In my household, quiet was the norm. No loud voices at any time. The volume on the “idiot box,” my mother’s word for the TV, was always on low. The first ever, brand new car my parents bought was ordered specially from the factory without a radio. A metal plate about ¼ inch thick was soldered over the void on the dashboard where the music would have been. My parents rarely listened to music. According to my mother, the children made too damn much noise, interrupting constantly, so there was use even trying to listen to music.
We didn’t have a stereo. We had a Garrard turntable, but the way it was set up, the albums played in mono only. When I was in high school, I got to listen to some records with a serious home audiophile. I heard music like never before. Harmony! Gorgeous voices, blending, melding, soaring. Instruments that simply didn’t register in mono sprang out at me. All music was new again.
Later on, in college, I found out the library had records and headsets. With good quality headphones on, the tracks were bouncing around in my brain between my ears and eyes, like psychedelic ping pong balls. My skin got goose bumps and I felt like crying, the sound was that overwhelming. The listening lab became my study hall.
As a child, before spinning a record on that old turntable, I’d check to see where my parents were in the house. And if they were not in ear shot of the living room, I’d slip a record down the spindle, lay the needle in the groove and put my ear right up next to that one speaker to listen, always hoping the extra sound would go unnoticed. I’d sing along (badly) and read the liner notes – over and over. Simon and Garfunkel albums were a frequent choice. “I Am a Rock” and “The Sound of Silence” were full of deep meaning, speaking to me especially, this sheltered, white, middle class disaffected teenager writing maudlin poetry.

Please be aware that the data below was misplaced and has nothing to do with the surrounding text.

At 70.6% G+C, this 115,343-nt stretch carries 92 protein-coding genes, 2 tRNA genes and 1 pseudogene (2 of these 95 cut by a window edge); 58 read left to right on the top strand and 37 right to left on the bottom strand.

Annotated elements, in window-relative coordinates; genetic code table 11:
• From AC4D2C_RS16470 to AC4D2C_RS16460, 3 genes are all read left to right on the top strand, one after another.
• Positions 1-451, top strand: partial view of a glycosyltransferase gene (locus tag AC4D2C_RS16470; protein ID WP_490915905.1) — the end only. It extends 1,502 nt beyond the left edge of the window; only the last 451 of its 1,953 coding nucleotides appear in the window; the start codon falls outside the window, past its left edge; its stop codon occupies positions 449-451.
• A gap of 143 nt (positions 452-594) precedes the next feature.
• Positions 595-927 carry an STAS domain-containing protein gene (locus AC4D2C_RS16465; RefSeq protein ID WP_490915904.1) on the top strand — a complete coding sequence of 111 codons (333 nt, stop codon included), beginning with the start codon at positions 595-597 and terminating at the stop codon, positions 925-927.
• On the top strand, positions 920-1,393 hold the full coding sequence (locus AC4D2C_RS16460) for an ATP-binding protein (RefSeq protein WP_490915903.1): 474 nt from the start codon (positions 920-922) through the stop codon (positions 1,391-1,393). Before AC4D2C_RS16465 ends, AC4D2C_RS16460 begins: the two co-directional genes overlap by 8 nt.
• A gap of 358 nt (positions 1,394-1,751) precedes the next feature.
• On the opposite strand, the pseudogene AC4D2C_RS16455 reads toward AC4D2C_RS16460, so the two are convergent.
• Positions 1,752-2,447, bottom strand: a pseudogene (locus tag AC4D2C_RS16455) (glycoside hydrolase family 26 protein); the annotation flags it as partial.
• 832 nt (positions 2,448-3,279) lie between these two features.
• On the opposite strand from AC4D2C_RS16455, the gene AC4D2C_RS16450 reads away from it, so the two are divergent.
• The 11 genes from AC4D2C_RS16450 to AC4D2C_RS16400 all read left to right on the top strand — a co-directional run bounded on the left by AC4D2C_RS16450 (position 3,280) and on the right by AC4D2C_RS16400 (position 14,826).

The turntable was in a 2-door wooden cabinet, set in a space on the left. On the right, was another space for albums and above that a small shelf, about 4 inches high. The only thing ever on that dusty shelf was the menu from the Queen Elizabeth, an ocean liner in the Cunard White Star line. My parents had sailed to Germany on it within a few months of getting married. I always thought it was the most romantic thing ever, daring even. I’d read it, too, studying the picture of the ship, churning sturdily through the choppy sea, ever onward.
This menu was the only memento of that ocean voyage. My mother has no idea why it lived on the shelf for so long. When she got rid of albums, turntable, and cabinet, I was afraid it was just gone. But she had filed it somewhere in her study. For me, it is enmeshed into memories of listening to music in the living room, ear pressed up against a speaker, trying to keep it quiet.